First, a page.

During the summer in Charlottetown, I enjoy sitting for a portion of my lunchtimes on the benches by the fountain at Province House.
Today, as I was sitting there, I saw a man and a boy (maybe 10 years old) walking my way. They stopped, suddenly, and from the body language, I could tell the man was upset. Tired. Fed up. That piqued my interest.
He grabbed the boy's arm, in a stern "I'm your father and you are going to listen to what I have to say" kind of way. I overheard the man say something to the effect of "come over here. we are going to sit down and have a talk. Enough of this." They sat at the bench next to mine, and I could only hear some of the man's portion of the conversation.
I quickly gathered that the man was the father or guardian of the boy. And he was fed up with what he saw as the petulant, selfish, whiny nature of the boy. They were tourists to our fair Isle.
Here are some snippets that I overheard, all from the man:
"Would you rather be home in Guelph, sweating in your living room all day in your underwear?"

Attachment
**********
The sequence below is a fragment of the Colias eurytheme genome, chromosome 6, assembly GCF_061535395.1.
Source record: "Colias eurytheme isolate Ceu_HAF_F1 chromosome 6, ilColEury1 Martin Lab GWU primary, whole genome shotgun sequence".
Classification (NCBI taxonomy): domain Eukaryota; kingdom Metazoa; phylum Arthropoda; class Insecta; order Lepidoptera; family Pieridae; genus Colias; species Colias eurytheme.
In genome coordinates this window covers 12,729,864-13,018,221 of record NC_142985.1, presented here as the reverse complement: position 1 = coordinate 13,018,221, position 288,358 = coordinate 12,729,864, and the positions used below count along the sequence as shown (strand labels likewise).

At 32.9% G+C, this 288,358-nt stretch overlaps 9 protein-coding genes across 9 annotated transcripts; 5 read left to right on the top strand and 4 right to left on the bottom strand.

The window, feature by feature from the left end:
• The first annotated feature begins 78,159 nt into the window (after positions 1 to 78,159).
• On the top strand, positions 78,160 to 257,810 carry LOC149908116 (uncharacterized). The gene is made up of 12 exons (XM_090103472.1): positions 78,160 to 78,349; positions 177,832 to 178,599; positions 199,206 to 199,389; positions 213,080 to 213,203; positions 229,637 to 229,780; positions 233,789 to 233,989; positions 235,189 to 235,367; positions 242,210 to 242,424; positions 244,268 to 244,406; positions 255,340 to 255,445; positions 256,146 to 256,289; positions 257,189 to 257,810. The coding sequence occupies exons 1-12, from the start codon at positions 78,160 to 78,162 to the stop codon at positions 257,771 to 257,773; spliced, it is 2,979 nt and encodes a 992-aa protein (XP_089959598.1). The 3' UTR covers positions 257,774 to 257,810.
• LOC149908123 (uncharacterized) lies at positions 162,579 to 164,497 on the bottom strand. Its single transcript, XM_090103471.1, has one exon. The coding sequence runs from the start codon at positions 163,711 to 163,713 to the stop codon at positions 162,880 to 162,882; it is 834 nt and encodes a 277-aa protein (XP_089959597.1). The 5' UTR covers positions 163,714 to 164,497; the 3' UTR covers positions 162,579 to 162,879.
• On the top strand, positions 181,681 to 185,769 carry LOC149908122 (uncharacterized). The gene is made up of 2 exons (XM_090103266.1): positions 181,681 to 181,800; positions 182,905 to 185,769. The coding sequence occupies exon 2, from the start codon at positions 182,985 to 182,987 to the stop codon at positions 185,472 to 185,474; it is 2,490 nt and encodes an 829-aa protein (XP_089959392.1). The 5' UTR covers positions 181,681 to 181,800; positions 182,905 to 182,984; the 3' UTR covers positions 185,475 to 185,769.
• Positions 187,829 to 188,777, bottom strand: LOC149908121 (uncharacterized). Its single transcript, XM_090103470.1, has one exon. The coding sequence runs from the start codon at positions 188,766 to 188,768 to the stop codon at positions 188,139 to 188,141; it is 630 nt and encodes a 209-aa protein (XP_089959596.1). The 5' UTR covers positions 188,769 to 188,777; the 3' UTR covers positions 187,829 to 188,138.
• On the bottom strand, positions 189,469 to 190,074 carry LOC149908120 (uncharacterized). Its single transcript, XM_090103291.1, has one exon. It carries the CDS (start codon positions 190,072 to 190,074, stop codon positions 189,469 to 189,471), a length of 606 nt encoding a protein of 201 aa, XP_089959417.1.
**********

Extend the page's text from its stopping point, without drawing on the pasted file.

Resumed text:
"I should call you Captain Crabby. Do you like being called Captain Crabby? No I didn't think so."
"Go ahead and call her. Do you think your mother will be on your side?"
"Everything I suggest you just go 'no' 'nuh' 'no' 'don't wanna'. Do you think it's fun trying to come up with things for us to do?"
"You don't have to be Mr. Grumpy. You have a choice, you know."
"Would you rather not spend time with me ever again? Is that what you mean?"
"I CAN speak to you like that. I'm the grownup here."
I felt equally bad for both parties.
Sunday, July 24
Last night, before our 4th performance of Annekenstein & Friends, I was told that a lady wanted to meet me and talk after the show, and that she had a book that mentioned Annekenstein in it. I was intrigued but assumed it might be someone who was a bit, I don't know... Kooky. Who mentions Annekenstein in a book, after all.
Turns out, Don Harron does. The lady in question was Claudette Gareau, who was married to Don Harron for the few years before he passed away. After our show, I met her and she showed me this book, written by Don Harron:
I hadn't heard of it. I started to piece things together and assumed that he must have briefly mentioned Annekenstein in passing in the book. Don Harron had seen one of the original seasons of Annekenstein and was very kind in his endorsement of it.
Anyway, Claudette told me to turn to page 98, and it further turns out that he had devoted one of his 101 Things to Annekenstein:
I'm really glad he saw it and enjoyed it. Really thrilled that Claudette came to the show and gave me the book, which she signed with a very nice note.